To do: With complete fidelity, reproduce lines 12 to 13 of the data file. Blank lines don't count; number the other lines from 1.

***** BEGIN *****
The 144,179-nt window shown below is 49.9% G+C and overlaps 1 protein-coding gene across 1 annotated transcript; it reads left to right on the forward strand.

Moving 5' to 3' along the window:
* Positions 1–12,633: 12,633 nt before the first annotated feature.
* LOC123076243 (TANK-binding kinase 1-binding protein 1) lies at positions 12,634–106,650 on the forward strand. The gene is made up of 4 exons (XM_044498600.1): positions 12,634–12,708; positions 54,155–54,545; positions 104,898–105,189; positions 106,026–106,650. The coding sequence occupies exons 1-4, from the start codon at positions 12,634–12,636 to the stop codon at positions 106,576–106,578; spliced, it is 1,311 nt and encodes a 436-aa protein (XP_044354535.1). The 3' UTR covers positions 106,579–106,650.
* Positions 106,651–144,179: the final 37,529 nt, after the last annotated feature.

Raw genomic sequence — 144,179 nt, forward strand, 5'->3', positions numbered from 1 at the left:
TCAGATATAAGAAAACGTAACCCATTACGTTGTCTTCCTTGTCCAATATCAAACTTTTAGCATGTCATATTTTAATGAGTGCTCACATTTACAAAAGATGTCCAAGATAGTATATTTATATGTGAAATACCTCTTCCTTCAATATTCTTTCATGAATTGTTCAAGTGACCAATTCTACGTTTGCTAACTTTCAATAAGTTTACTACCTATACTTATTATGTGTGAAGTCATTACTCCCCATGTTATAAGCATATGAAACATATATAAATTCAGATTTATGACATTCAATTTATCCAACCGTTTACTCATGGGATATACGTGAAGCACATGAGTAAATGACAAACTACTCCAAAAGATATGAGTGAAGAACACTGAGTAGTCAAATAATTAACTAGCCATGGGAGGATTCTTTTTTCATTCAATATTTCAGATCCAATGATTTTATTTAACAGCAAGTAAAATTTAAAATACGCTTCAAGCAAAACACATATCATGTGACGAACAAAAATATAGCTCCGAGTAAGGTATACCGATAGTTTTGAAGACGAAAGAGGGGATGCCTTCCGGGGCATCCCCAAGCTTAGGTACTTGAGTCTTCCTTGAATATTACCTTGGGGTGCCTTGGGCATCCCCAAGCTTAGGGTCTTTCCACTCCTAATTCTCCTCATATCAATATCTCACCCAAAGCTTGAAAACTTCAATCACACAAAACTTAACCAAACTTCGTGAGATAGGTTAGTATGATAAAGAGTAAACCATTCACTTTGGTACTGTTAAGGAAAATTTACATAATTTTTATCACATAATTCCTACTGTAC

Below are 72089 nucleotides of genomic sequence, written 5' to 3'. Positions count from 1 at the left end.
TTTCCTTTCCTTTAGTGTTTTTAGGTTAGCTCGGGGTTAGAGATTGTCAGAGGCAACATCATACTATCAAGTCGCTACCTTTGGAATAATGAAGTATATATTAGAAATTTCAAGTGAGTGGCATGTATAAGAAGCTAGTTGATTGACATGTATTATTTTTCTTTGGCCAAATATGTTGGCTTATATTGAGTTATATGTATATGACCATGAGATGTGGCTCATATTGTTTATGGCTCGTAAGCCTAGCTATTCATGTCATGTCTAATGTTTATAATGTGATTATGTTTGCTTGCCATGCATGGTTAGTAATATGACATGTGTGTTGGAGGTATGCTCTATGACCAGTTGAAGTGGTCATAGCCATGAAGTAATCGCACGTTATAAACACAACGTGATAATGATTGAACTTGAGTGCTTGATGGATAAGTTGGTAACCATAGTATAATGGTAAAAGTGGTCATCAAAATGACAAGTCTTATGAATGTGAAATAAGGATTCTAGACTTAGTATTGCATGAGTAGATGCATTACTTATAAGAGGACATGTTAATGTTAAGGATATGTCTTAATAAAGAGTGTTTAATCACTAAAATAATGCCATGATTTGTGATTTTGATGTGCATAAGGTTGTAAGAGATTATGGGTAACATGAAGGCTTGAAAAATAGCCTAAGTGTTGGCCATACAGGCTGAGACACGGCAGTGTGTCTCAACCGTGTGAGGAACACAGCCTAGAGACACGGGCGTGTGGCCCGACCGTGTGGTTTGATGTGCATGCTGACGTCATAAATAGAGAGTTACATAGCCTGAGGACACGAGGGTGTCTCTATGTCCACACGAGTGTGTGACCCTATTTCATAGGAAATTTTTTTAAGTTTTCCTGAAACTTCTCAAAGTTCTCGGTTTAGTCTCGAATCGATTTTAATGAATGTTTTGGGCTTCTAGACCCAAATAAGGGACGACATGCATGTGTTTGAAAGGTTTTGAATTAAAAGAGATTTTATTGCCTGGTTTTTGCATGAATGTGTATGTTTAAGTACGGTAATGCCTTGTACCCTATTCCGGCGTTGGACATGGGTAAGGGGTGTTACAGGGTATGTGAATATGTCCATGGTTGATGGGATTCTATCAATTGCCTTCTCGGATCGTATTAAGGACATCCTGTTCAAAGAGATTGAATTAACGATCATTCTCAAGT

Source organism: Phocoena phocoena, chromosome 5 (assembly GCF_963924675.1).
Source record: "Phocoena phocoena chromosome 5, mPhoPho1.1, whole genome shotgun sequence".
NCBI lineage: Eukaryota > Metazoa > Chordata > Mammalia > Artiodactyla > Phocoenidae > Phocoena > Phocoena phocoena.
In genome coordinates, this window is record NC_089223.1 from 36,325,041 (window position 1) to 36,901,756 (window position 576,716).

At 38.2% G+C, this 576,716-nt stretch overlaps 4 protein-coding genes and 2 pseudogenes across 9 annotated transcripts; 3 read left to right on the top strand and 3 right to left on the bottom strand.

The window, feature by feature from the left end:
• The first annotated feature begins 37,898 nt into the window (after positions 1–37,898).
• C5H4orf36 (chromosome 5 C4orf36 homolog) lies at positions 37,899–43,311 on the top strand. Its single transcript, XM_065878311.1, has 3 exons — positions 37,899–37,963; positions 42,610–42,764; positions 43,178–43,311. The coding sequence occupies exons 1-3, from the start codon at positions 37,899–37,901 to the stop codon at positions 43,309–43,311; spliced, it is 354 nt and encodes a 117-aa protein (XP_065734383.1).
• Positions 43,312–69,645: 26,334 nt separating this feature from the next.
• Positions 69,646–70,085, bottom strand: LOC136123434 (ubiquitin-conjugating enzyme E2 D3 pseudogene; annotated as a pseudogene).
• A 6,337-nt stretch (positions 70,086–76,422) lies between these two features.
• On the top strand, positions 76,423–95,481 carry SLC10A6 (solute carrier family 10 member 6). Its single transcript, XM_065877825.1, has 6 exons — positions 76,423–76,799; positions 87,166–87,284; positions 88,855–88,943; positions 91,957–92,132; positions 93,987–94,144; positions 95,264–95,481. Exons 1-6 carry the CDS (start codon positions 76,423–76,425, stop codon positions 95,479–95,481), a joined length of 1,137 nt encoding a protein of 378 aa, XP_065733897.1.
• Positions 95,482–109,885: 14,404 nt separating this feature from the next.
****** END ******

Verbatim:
NCBI lineage: Eukaryota > Metazoa > Chordata > Mammalia > Artiodactyla > Phocoenidae > Phocoena > Phocoena phocoena.
In genome coordinates, this window is record NC_089223.1 from 36,325,041 (window position 1) to 36,901,756 (window position 576,716).